The NZ Transport Agency is asking people what they think about the speed limits on three stretches of state highway in Northland as it strives to make the roads safer for everyone who uses them.
The three roads that the Transport Agency is seeking feedback on are:
Between 2009 and 2018, there were 289 crashes on these roads with seven people killed and 28 seriously injured. People in communities along the way have told the Transport Agency they want lower speed limits on these stretches of state highway.
The Transport Agency’s Safe Network Programme Director Tim Crow says that as well as reducing speeds in high crash areas, it wants speed limits that reflect the risk on the road and will reduce the likelihood of serious crashes.
“The speed limit is the maximum legal speed that you can travel at on a road in perfect conditions. However, road conditions are rarely perfect and to drive safely, motorists have to look out for changes in traffic and road conditions and the weather.”
“Speed increases both the likelihood of crashes and the severity of crash outcomes, regardless of what causes a crash.”
“At the drop in sessions we’ll share technical advice on what is a safe and appropriate speed for a road. We’re also looking to better understand how people use the roads and what other factors might ultimately influence the speed limits.”
“Local knowledge and experience of using our roads is very useful information and we value feedback from residents and communities about the speed limit changes they would like to see.”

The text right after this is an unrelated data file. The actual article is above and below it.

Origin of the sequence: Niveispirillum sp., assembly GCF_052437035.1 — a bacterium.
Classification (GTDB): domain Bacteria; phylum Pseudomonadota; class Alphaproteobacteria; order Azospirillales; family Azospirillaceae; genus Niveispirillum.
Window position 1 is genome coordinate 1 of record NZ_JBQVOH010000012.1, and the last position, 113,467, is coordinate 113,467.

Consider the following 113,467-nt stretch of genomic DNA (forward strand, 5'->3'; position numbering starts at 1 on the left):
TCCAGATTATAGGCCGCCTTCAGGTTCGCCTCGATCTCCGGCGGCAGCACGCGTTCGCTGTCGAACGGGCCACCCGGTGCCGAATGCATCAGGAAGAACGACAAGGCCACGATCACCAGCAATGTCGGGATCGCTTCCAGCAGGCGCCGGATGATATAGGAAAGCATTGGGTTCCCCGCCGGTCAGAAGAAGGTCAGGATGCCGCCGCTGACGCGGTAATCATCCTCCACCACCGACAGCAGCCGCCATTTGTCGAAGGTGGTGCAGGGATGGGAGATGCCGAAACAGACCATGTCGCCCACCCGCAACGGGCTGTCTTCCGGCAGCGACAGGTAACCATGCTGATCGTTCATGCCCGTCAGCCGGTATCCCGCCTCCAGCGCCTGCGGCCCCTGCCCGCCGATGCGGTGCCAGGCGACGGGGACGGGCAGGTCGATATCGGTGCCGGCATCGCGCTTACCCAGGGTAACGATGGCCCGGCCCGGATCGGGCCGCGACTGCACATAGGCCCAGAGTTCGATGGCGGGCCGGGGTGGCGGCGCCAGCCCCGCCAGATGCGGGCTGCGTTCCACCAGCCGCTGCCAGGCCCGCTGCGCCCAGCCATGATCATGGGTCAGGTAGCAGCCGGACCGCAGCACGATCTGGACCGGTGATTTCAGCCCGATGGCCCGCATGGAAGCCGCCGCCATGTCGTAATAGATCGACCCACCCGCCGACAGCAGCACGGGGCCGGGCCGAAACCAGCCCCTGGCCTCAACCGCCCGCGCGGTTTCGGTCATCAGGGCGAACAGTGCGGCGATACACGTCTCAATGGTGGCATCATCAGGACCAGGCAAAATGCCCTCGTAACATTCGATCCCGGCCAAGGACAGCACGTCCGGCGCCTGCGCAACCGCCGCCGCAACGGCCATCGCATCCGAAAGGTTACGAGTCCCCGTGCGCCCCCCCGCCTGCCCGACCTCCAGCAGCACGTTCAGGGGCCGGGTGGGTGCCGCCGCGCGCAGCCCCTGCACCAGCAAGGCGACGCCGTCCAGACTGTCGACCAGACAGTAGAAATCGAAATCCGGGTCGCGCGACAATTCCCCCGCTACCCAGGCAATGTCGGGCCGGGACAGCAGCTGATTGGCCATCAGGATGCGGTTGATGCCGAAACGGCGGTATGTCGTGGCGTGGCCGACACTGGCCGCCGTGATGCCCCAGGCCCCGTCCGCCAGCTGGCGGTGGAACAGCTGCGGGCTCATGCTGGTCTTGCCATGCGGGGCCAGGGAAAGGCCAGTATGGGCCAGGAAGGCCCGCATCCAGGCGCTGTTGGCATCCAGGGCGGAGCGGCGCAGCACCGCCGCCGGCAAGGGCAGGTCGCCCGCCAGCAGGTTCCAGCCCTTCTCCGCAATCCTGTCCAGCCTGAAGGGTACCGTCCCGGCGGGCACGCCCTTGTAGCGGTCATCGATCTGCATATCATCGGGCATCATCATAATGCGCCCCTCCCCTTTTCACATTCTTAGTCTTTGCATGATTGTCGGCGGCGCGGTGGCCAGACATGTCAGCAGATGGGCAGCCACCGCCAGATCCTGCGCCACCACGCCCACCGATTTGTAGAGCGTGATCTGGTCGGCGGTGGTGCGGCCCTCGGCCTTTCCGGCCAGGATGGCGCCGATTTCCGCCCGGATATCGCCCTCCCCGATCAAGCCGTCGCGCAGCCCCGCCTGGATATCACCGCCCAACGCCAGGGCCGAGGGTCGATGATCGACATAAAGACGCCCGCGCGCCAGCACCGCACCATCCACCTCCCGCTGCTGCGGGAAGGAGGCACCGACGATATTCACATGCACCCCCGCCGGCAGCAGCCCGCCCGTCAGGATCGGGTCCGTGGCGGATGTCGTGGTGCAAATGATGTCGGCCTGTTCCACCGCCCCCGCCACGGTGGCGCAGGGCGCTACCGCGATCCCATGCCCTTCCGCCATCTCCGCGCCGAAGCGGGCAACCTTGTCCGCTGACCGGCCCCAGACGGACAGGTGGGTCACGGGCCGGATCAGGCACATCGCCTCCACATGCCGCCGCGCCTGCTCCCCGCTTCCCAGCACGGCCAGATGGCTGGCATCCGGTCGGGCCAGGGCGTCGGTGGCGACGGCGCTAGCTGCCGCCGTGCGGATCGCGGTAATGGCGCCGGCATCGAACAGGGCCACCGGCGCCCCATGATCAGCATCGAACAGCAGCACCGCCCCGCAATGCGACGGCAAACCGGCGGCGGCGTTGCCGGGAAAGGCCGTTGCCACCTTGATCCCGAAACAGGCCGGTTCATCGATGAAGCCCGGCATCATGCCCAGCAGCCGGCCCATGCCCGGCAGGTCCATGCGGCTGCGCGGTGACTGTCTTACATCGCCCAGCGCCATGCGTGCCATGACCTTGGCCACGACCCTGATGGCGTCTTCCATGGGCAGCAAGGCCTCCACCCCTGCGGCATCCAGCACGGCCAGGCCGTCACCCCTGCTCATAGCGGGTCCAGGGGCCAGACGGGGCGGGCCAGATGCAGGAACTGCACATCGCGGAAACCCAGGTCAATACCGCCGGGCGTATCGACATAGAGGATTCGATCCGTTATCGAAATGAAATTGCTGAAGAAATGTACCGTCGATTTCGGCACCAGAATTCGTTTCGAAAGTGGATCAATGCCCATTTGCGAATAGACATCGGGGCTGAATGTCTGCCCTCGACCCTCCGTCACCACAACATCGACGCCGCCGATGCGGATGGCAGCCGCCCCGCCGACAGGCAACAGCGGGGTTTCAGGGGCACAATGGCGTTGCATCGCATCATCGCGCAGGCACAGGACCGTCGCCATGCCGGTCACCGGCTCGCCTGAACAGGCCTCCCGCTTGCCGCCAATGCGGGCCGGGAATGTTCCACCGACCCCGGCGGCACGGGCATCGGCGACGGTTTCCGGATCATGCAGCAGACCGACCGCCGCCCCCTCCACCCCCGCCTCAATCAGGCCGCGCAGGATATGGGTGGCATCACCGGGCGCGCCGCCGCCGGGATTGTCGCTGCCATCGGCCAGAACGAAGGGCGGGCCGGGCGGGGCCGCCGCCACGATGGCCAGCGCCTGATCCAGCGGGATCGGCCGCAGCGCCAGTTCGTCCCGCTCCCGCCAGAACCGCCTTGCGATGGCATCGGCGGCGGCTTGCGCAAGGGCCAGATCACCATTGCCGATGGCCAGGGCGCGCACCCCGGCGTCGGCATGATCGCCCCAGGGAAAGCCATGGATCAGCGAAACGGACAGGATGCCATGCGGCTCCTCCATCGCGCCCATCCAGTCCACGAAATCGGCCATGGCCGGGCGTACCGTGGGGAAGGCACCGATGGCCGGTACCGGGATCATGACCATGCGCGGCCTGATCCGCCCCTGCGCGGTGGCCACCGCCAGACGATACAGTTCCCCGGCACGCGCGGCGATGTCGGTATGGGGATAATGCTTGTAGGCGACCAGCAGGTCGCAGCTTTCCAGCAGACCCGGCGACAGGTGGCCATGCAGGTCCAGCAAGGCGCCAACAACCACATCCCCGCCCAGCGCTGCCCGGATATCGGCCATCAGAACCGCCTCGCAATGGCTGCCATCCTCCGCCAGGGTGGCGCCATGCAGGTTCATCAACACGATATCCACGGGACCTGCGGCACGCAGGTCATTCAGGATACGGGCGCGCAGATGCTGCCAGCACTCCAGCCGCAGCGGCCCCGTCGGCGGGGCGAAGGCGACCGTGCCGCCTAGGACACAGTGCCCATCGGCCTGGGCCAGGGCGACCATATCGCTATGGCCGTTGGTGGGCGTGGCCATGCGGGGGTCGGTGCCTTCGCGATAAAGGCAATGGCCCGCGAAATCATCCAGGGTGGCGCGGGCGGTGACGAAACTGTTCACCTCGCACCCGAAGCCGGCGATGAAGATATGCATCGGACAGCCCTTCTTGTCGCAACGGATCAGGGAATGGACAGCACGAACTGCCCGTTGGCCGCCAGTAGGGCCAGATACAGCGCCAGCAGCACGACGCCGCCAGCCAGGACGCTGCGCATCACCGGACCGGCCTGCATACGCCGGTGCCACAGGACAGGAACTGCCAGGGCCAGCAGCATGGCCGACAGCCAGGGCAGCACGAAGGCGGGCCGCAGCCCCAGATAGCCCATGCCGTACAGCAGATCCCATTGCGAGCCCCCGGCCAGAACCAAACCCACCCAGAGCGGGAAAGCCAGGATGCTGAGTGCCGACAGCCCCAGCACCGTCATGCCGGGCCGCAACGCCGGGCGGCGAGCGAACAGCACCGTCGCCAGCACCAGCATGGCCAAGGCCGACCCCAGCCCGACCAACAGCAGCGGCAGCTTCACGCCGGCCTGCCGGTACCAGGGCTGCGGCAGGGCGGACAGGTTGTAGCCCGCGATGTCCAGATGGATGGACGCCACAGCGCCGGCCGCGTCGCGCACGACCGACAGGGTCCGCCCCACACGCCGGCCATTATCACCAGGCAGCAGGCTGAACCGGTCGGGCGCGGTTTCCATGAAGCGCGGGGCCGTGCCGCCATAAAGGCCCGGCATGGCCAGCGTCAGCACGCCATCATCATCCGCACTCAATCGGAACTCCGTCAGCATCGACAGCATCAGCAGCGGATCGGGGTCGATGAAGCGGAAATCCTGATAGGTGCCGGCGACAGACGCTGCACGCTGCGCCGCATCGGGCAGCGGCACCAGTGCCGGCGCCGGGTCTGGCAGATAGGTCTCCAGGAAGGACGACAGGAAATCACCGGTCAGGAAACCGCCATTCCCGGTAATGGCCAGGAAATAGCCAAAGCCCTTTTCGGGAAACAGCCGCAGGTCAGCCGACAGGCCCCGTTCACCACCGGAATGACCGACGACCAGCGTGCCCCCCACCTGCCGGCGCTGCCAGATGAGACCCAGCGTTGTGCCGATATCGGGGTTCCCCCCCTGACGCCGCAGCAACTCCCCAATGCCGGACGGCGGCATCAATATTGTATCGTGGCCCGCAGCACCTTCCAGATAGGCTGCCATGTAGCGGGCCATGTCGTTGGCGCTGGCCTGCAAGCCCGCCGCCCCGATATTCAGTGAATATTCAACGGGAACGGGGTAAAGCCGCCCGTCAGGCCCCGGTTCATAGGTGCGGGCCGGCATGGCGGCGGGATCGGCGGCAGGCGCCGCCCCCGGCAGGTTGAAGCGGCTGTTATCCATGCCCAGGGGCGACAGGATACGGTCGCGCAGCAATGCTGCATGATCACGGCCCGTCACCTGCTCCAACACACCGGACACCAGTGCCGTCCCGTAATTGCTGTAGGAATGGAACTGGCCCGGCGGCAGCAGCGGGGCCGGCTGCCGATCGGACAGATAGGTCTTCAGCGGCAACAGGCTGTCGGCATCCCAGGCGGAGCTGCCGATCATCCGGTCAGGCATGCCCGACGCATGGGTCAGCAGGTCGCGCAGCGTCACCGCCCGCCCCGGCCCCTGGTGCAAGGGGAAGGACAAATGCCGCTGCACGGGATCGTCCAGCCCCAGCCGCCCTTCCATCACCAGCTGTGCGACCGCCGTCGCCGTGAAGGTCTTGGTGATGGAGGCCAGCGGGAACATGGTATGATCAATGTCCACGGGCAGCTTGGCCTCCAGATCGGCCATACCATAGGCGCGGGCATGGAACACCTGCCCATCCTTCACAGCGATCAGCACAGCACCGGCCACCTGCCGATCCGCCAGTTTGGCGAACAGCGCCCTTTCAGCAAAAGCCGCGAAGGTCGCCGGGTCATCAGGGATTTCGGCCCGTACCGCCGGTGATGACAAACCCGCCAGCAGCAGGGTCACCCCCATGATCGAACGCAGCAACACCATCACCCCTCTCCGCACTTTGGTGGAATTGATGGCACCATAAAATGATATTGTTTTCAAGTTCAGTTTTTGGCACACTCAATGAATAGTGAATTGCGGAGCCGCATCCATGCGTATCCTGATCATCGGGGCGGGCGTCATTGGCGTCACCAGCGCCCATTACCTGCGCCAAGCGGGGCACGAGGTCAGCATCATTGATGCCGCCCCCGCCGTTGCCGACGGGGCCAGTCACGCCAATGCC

“We need to bring communities along with us by having open and honest discussions about the impact of speed, listening to people and understanding different perspectives, so that when a decision is made to change a speed limit people understand why and the benefits of the change being made.”
The speed reviews are part of the Safe Network Programme, delivering safety improvements on high-risk routes across New Zealand to make roads more forgiving of people’s mistakes. The programme focuses on safe roads and roadsides, safe and appropriate speeds, and safe rail level crossings.
The Transport Agency is investing $1.4 billion over three years to upgrade over 3,300km of New Zealand’s most dangerous rural state highways with improvements like safety barriers, wide centre lines, rumble strips, better signs and safer speeds.
“No matter what causes a crash, speed can be the difference between walking away or being carried away. Speed also reduces the time you have to react to a mistake, yours or someone else’s.”
You can find out more at four community drop-in sessions:
|Wednesday 24 July
4pm to 7pm
71 Gillies Street
|Thursday 25 July
4pm to 7pm
|Twin Pines Manor
342 Puketona Road
|Friday 26 July
4pm to 7pm
111 North Road
|Saturday 27 July
10am to 1pm
9 Puketona Road
Feedback is open until 4 August and can be provided at www.nzta.govt.nz/northland-speed-reviews
A formal consultation process will follow the engagement period.
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